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Bogota is the capital and largest city of Colombia. It is situated in the central part of the country, about 300 miles (483 km) north of the equator.
The city lies in a high basin of the Eastern Cordillera of the Andes mountain system, more than 8,500 feet (2,500 meters) above sea level. It is surrounded partly by a fertile plain and partly by Andean peaks, notably Monserrate and Guadalupe, which rise directly behind the city. Twenty miles (32 km) to the southwest of Bogota, the Funza (or Bogota) River plunges more tllan 400 feet (120 meters) down a rockwalled gorge, forming the spectacular Tequendama Falls. The climate of the area is prevailingly damp and mild, with temperatures averaging 58°F (14°C) during each month of the year.
Heavy fogs often delay air traffic.
Points of Interest
Bogota is built on sloping ground and is laid out in a grid pattern, with long avenues intersected by cross streets. At the heart of the city is the Plaza Bolivar, with a statute of the "Liberator," Simon Bolivar. There are many other squares and parks. Buildings of modern design stand side by side with structures dating from colonial times.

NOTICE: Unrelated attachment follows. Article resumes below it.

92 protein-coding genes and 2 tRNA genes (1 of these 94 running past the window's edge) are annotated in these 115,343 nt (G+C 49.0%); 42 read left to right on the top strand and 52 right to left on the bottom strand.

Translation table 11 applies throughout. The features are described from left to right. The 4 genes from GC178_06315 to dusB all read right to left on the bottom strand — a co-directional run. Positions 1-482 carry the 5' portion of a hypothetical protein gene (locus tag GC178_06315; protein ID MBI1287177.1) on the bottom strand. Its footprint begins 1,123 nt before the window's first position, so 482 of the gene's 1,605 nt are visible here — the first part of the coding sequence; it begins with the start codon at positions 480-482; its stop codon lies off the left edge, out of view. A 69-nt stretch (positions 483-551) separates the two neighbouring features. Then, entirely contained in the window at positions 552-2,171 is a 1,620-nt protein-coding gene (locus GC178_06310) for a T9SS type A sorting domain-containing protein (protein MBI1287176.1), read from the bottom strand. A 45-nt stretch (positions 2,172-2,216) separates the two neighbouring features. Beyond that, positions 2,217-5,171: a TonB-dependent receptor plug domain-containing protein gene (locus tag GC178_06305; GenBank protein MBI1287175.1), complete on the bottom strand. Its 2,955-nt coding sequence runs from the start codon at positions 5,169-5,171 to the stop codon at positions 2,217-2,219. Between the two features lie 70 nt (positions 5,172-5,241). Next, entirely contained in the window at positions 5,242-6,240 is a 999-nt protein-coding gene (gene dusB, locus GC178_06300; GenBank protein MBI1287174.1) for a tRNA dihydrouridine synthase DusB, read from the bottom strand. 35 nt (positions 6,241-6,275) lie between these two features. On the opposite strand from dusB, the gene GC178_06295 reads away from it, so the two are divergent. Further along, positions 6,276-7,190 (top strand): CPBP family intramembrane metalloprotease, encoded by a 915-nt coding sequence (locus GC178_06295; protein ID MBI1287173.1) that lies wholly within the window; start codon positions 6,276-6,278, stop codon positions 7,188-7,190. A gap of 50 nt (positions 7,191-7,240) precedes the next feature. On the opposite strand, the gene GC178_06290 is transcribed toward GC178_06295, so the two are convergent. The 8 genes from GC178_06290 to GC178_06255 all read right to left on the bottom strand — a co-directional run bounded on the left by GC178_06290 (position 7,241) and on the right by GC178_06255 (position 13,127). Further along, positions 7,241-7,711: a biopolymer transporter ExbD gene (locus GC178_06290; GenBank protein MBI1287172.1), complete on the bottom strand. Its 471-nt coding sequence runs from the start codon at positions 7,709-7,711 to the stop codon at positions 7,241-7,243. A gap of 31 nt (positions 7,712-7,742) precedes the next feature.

Bogota is well planned with spacious parks and a blend of modern and colonial architecture. Early buildings include the Roman Catholic Cathedral and the Teatro de Colon. Plaza Bolivar in the city center is the site of the famous statue of the 'Liberator', Simon Bolivar. Sometimes referred to as 'The Athens of South America', Bogota is a cultural center with several universities, including the National University (1867), numerous museums and theatres, libraries, an observatory and a conservatory of music.
The Gold Museum has a famous collection of pre-Columbian gold objects.